Blast from the past

In the mid eighties, I was very much into the Commodore 64 demo scene. A 'demo', as we called them, consisted usually of music, scroll text and some moving objects. The more advanced and cool the demo was, the more respect you got in the community. My demos were not really advanced, but they were my first dips into design work.  

Me and a friend could sit for hours programming demos that we sent to other friends on 5¼-inch floppy discs in the mail. In this pre-internet era, good information on how to program in assembly code was very difficult to find so we had to reverse engineer other peoples work and try to figure out how things worked. 

"Creating and programming these demos has really helped me in later years when it comes to understand and read code and how computers work in general."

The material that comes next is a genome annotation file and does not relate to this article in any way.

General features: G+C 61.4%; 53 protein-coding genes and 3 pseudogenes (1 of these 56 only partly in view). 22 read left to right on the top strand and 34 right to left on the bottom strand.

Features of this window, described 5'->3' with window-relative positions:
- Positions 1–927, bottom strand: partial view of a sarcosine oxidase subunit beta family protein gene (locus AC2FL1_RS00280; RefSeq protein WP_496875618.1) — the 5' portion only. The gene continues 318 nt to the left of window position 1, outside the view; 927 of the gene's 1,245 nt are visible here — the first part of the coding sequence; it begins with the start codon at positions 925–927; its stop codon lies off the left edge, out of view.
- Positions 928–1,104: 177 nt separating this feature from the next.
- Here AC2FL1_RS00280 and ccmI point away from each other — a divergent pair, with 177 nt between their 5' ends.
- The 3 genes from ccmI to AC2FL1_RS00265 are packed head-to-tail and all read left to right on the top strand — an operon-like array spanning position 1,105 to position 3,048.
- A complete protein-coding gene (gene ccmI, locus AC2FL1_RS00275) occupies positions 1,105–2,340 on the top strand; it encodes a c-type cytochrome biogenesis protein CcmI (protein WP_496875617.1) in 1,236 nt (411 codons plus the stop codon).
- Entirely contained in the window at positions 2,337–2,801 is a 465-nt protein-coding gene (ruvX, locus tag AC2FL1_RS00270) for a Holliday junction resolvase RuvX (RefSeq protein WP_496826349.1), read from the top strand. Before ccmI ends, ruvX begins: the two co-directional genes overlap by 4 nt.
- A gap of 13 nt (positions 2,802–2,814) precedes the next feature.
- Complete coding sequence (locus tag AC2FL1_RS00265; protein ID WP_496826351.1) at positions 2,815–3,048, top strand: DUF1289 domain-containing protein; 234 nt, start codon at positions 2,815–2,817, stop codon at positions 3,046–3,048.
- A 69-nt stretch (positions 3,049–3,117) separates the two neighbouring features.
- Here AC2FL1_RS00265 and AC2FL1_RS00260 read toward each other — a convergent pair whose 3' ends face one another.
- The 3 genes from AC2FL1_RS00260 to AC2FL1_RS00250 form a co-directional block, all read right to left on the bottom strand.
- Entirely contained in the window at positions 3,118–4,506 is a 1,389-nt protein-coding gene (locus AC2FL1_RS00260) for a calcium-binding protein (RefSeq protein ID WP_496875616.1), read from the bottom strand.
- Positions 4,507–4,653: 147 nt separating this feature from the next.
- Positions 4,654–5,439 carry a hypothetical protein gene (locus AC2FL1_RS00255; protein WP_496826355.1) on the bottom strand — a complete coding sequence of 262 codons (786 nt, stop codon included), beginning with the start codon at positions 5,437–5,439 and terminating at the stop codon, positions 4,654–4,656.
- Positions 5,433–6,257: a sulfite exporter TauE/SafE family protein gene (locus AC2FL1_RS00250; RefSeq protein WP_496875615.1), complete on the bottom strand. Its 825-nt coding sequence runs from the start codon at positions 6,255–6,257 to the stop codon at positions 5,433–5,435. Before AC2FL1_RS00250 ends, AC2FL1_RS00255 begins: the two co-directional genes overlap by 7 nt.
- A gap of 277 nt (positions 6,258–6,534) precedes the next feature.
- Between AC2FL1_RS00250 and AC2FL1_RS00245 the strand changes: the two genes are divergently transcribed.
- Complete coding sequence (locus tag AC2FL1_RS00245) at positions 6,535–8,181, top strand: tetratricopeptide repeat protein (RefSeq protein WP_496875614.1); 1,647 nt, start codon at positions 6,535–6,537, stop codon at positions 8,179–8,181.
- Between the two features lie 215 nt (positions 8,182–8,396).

Recently these demos was 'lost' on old 5¼-inch floppy discs that had not been used for 25 years. I bought something called a ZoomFloppy from Retro Innovation as a last resort to try and save some of the work we did. This means to hook up a 1541 Floppy Drive to a USB port and transfer the content from the floppy's to your hard drive. 

My friend had an old and beat up floppy drive that I never thought in a million years would work. But amazingly it worked! We managed to get disc images from all the discs with our hard work on. It was truly a trip down memory lane. 

Action shot from the process of extracting the Commodore 64 disc images. The beat and battered 1541 floppy drive actually worked!